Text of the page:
Today’s offering is a guest post from Kathryn Terry of Reparations Roundtable™, a group of white and white- presenting folks dedicated to the educational and direct giving aspects of reparations work (for more on her and the group, see info at the end after my usual giving/support blurb). – BGIM
I am a reparationist. A white-presenting woman who firmly believes in the redistribution of wealth and resources to Black Americans in order to address the deep harm they have suffered at the hands of white supremacy culture. At the hands of us…white people. Black Americans’ generational wealth was (is) stolen by white Americans, and the damage from that theft of resources reverberates endlessly via institutional racism and white support of it.
I am a reparationist because I have learned over many years that it doesn’t matter if we personally didn’t participate in the actual theft of resources from Black communities. It doesn’t matter if our families were/are lower or middle class going back generations. “But my family is poor and we never owned slaves” is not an inoculation, in any way, against upholding systems of oppression that we think we benefit from (we do, unfairly). We are white, and therefore have been upholding white supremacy culture, the foundation of institutional racism, since we created it. From slavery to Jim Crow to redlining to the school-to-prison pipeline to unjust sentencing to do you get what I’m saying? Reparations are owed to Black Americans.
This weekend, like every weekend and most days of the week, I’m raising funds for Black women and femmes and their children. I belong to a direct-giving reparations group, and every dollar we raise goes to supporting Black people in crisis. We don’t operate the way nonprofits do, generally doling out small amounts for a very narrow group of needs and/or people on a one-time basis. We provide support with critical living needs for as long as people need it. Our goal is moving people from crisis to stability. There’s never enough money, but I hope and believe we are making a difference in the lives of the Black women, femmes, and marginalized genders that come to us for assistance.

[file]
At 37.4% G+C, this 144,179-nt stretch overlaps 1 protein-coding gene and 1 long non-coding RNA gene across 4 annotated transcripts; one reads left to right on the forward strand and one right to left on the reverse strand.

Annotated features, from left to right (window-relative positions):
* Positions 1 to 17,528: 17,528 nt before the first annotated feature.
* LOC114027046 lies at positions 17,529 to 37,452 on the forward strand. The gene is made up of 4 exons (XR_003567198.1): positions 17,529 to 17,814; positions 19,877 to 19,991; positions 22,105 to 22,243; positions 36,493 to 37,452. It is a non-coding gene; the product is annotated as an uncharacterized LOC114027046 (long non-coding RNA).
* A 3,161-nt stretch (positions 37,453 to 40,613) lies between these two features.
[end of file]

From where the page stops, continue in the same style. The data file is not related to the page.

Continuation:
As white people, once we open our eyes to how much damage whiteness and racism have done to Black people and communities, how can we deny that reparations are due, and that it’s long past time for them to be paid? For me it’s not possible to ignore the deep inequity created by centuries of racial oppression, so it feels inevitable and natural that I found my way to reparations work. I have always cared deeply about injustice. I have always wanted to bridge the deep divide between myself and Black people, who literally have no reason to trust anyone white after hundreds of years of oppression. Working alongside, and at the direction of, Black women organizers for the last two years in reparations work has been a privilege that I don’t take lightly. I try to be a consistent anti-racism ally and accomplice. It takes work, and a lot of that work is self-awareness and unlearning deeply ingrained racism. If you’re thinking right now “But I’m not racist”, I’ve been there. It’s our knee-jerk reaction to these conversations, and we can get past it. We are all racist and the difference is, what are we doing about it? What are we doing to change ourselves and society? What are we doing to heal the damage that our collective racism has inflicted on Black people?
A big, impactful thing we can do is to get involved in reparations work. Seek out anti-racism and reparations groups you can join and learn with. Pay Black organizers and anti-racism activists by subscribing to support their work, whether they have a Patreon account or just feature their pay apps in their social media profiles. They deserve to be paid for the education they’re providing and the labor they’re giving to educate white people. We all deserve to be paid for our work. Budget income for reparations giving, help other people raise funds by sharing fundraisers.